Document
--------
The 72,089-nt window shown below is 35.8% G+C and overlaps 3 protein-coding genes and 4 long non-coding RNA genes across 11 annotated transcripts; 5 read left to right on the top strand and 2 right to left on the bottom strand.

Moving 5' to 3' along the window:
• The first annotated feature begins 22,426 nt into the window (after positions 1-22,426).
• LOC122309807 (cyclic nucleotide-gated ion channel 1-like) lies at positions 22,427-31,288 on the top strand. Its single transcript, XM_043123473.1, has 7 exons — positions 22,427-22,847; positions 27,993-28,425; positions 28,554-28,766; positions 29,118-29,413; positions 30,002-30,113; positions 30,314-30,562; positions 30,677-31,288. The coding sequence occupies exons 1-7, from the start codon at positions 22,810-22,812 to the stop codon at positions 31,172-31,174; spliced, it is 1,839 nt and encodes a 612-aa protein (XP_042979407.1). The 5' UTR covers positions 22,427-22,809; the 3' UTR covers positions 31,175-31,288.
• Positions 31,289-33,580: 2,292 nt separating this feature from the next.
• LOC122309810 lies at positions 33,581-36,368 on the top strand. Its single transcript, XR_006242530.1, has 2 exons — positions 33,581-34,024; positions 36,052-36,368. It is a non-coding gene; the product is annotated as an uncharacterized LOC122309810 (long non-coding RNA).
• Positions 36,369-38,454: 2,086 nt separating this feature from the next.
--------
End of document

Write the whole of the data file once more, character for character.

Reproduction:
The 72,089-nt window shown below is 35.8% G+C and overlaps 3 protein-coding genes and 4 long non-coding RNA genes across 11 annotated transcripts; 5 read left to right on the top strand and 2 right to left on the bottom strand.

Moving 5' to 3' along the window:
• The first annotated feature begins 22,426 nt into the window (after positions 1-22,426).
• LOC122309807 (cyclic nucleotide-gated ion channel 1-like) lies at positions 22,427-31,288 on the top strand. Its single transcript, XM_043123473.1, has 7 exons — positions 22,427-22,847; positions 27,993-28,425; positions 28,554-28,766; positions 29,118-29,413; positions 30,002-30,113; positions 30,314-30,562; positions 30,677-31,288. The coding sequence occupies exons 1-7, from the start codon at positions 22,810-22,812 to the stop codon at positions 31,172-31,174; spliced, it is 1,839 nt and encodes a 612-aa protein (XP_042979407.1). The 5' UTR covers positions 22,427-22,809; the 3' UTR covers positions 31,175-31,288.
• Positions 31,289-33,580: 2,292 nt separating this feature from the next.
• LOC122309810 lies at positions 33,581-36,368 on the top strand. Its single transcript, XR_006242530.1, has 2 exons — positions 33,581-34,024; positions 36,052-36,368. It is a non-coding gene; the product is annotated as an uncharacterized LOC122309810 (long non-coding RNA).
• Positions 36,369-38,454: 2,086 nt separating this feature from the next.